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How to prove the following:

$a_n = \left\{\left(1+\frac{1}{n}\right)^n\right\}$ is bounded sequence, $ n\in\mathbb{N}$

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You have at least two typos. – Andrés E. Caicedo Mar 27 '13 at 4:53
I think this statement is not true since $a_n> n^n$. – Wayson Kong Mar 27 '13 at 4:53
I guess you meant $(1+\frac{1}{n})^n$. It can be proved using the inequality of arithmetic and geometric means – Long Mai Mar 27 '13 at 5:02
The best idea is not to prove it. – Marc van Leeuwen Mar 27 '13 at 7:59
up vote 7 down vote accepted

Let me denote $S_n=\{(1+\frac{1}{n})^n\}$ \begin{align*} \bigg(1+\frac{1}{n}\bigg)^n &=1+ {_nC_1} \frac{1}{n}+ {_nC_2} \bigg(\frac{1} {n}\bigg)^2+..........+{_nC_n} \bigg(\frac{1}{n}\bigg)^n\\ &=1+ n \frac{1}{n}+\frac{n(n-1)}{2!} \bigg(\frac{1}{n}\bigg)^2+ \frac{n(n-1)(n-2)}{2!} \bigg(\frac{1}{n}\bigg)^3+..........+\frac{n(n-1)(n-2)....(n-(n-1))}{n!}\bigg(\frac{1}{n}\bigg)^n\\ &=1+ 1+ \frac{(1-\frac{1}{n})}{2!} + \frac{(1-\frac{1}{n})(1-\frac{2}{n})} {3!}+..........+\frac{(1-\frac{1}{n})(1-\frac{2}{n}).....(n-\frac{n-1}{n})} {n!}\\ &<1+ 1+ \frac{1}{2!} + \frac{1}{3!}+..........+\frac{1}{n!}\\ &<1+ 1+ \frac{1}{2} + \frac{1} {2^2}+..........+\frac{1}{2^{n-1}}\\ &=1+\frac{1-(\frac{1}{2})^n}{1-\frac{1}{2}}\\ &=1+2\bigg(1-\frac{1}{2^n}\bigg)\\ &=3-\frac{1}{2^{n-1}}\\ &<3\\ \end{align*}

$S_n$ is bounded by 3.

Also note that $S_n>2$.

Here I'm not writing the reason in every step i hope u will understand.

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This can be shown very quickly with the inequality $\log (1+u) \leq u$. Indeed, $$ \left(1+\frac{1}{n}\right)^n = \exp\left(n\log(1+\frac{1}{n})\right) \leq\exp\left(n\times\frac{1}{n}\right) $$ This gives you $e$ as an upper bound. Actually, this is the best possible bound since it is also the limit of the sequence.

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As Weson Jiang notes, $a_n = \left(n + \frac{1}{n}\right)^n > n^n$, and $n^n\to\infty$ as $n\to\infty$, so $a_n\to\infty$ as well.

You might have wanted to show that $\left\{b_n\right\}_{n\in\Bbb{N}} = \left\{\left(1 + \frac{1}{n}\right)^n\right\}_{n\in\Bbb{N}}$ is a bounded sequence. The binomial theorem implies $\left(1 + \frac{1}{n}\right)^n = \sum_{k = 0}^n\begin{pmatrix}n\\k\end{pmatrix}\frac{1}{n^k}$, so \begin{align*} \left(1 + \frac{1}{n}\right)^n &= \sum_{k = 0}^n\begin{pmatrix}n\\k\end{pmatrix}\frac{1}{n^k}\\ &=\frac{1}{1} + n\frac{1}{n} + \begin{pmatrix}n\\2\end{pmatrix}\frac{1}{n^2} + \ldots + \frac{1}{n^n}\\ &\leq 1 + 1 + \frac{n^2}{2!}\frac{1}{n^2} + \frac{n^3}{3!}\frac{1}{n^3} + \ldots + \frac{n^n}{n!}\frac{1}{n^n}\\ &< 1 + 1 + \frac{1}{2!} + \frac{1}{3!} + \ldots + \frac{1}{n!} + \ldots\\ &< 1 + 1 + \frac{1}{2} + \frac{1}{2^2} + \ldots + \frac{1}{2^n} + \ldots\\ &= 1 + \sum_{k = 0}^{\infty}\frac{1}{2^k}\\ &= 1 + 2 = 3, \end{align*} so the sequence is bounded above by $3$.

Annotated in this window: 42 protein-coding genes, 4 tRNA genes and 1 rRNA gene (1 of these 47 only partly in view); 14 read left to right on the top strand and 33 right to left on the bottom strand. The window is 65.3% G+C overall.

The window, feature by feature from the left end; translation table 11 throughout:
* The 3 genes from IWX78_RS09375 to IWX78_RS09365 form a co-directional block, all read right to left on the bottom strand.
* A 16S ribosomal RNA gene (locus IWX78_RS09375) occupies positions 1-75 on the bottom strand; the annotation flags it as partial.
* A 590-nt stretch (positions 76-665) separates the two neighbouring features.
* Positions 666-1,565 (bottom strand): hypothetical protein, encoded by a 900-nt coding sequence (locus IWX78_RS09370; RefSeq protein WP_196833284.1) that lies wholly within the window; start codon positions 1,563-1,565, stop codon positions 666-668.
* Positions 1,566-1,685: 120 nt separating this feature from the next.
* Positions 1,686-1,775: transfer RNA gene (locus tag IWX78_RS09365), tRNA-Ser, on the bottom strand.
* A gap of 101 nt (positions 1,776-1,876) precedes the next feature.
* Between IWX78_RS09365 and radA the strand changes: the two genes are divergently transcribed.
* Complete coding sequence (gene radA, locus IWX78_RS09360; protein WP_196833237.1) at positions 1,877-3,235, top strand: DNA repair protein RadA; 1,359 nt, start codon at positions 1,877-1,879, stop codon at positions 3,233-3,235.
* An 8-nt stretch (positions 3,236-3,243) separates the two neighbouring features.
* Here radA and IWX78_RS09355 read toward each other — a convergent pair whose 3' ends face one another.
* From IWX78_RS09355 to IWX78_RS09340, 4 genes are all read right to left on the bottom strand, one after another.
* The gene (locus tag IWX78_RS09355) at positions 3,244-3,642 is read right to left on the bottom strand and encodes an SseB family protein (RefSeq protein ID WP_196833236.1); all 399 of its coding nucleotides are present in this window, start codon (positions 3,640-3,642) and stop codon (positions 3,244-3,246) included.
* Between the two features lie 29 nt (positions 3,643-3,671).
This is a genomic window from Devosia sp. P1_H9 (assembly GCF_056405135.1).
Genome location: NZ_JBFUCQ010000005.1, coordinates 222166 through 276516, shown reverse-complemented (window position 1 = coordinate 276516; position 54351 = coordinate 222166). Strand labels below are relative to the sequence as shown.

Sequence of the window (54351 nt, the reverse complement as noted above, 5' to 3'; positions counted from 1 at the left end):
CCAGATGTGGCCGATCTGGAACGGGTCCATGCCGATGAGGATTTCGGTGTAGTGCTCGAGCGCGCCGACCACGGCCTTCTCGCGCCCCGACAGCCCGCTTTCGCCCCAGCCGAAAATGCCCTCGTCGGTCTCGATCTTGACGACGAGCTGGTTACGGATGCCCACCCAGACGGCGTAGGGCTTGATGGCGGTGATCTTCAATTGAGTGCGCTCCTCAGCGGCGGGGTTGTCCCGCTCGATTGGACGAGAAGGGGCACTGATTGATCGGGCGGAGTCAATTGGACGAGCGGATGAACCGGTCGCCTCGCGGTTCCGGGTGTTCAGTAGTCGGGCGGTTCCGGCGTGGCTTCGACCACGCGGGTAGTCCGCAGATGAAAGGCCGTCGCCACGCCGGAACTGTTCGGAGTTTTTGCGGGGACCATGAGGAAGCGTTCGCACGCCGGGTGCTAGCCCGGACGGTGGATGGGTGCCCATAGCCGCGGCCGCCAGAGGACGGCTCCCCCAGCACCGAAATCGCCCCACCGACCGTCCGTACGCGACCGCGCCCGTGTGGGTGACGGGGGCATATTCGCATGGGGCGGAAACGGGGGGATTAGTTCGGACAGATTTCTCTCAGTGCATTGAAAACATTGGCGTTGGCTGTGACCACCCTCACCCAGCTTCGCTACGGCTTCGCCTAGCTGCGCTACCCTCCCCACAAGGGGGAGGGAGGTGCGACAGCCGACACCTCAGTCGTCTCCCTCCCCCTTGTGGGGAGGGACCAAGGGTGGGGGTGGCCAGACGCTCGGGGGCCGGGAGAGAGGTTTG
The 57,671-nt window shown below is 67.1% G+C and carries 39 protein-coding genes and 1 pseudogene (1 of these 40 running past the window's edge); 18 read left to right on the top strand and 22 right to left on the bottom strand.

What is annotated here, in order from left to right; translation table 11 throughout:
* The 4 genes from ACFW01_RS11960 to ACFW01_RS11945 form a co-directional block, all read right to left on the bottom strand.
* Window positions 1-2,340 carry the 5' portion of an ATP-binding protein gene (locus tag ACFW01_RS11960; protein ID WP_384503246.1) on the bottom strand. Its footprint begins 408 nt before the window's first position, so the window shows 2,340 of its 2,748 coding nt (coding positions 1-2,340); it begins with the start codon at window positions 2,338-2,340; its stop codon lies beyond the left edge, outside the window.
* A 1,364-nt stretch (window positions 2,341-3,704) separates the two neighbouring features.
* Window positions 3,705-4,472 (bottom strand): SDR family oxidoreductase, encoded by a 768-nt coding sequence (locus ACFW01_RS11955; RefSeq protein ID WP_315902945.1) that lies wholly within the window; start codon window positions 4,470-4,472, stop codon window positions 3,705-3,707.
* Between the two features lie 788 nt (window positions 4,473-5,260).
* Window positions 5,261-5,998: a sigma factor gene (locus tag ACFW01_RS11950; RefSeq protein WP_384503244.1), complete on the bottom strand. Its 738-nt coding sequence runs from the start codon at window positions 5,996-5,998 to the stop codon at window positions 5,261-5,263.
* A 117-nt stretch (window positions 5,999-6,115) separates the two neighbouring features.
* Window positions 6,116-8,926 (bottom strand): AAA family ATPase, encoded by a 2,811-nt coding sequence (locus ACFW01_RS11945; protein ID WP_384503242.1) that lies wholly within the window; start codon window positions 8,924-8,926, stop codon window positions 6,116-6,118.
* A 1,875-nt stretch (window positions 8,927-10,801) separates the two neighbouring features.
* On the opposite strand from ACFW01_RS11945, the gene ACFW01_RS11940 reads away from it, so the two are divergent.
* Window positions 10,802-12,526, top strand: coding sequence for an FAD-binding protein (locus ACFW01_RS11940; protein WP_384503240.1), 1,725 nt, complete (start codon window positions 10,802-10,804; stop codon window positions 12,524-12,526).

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Below is the same answer as the one by Ju'x, in slightly different language. We want to show that $\left(1+\dfrac{1}{n}\right)^n \lt e$, or equivalently that $1+\frac{1}{n}\lt e^{1/n}$. The series expansion of $e^{1/n}$ is a sum of positive terms, the first two of which are $1$ and $\dfrac{1}{n}$.

The downside is that this approach is not available if we intend to define $e$ as the limit of $\left(1+\dfrac{1}{n}\right)^n$.

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Thanks Andre (+1) – Babak S. Mar 27 '13 at 7:31
+1: I like that way of thinking. – Siméon Mar 27 '13 at 8:47

There was a comment that you can use $\text{AM} \ge \text{GM}$ to prove the boundedness of this.

Here is a proof. As a side effect, we also prove the convergence.

First we show that $x_n = \left(1 + \frac{1}{n}\right)^n$ is monotonically increasing. We prove this, using $\text{AM} \ge \text{GM}$.

We have that, by taking $n$ copies of $\left(1 + \frac{1}{n}\right)$ and one copy of $1$ that,

$$\frac{\left(1 + \frac{1}{n}\right) + \dots + \left(1 + \frac{1}{n}\right) + 1}{n+1} \gt \sqrt[n+1]{\left(1 + \frac{1}{n}\right)^n}$$


$$ \frac{n+2}{n+1} \gt \sqrt[n+1]{\left(1 + \frac{1}{n}\right)^n}$$

and so

$$\left(1 + \frac{1}{n+1}\right)^{n+1} \gt \left(1 + \frac{1}{n}\right)^n$$

Now we use $\text{AM} \ge \text{GM}$ (again!).

We take $n$ copies of $1$ and one copy of $\frac{1}{2}$ to get

$$\frac{n + \frac{1}{2}}{n+1} \ge \sqrt[n+1]{\frac{1}{2}}$$


$$ 2^{\frac{1}{n+1}} \ge \frac{2n+2}{2n+1}$$ i.e

$$ 2 \ge \left(1 + \frac{1}{2n+1}\right)^{n+1} $$

And so $$ 4 \ge \left(1 + \frac{1}{2n+1}\right)^{2n+1} $$

Since the sequence is monotonically increasing, this bound applies to the whole sequence.

(Side effect: Since the sequence is monotonic, and bounded, it is convergent)

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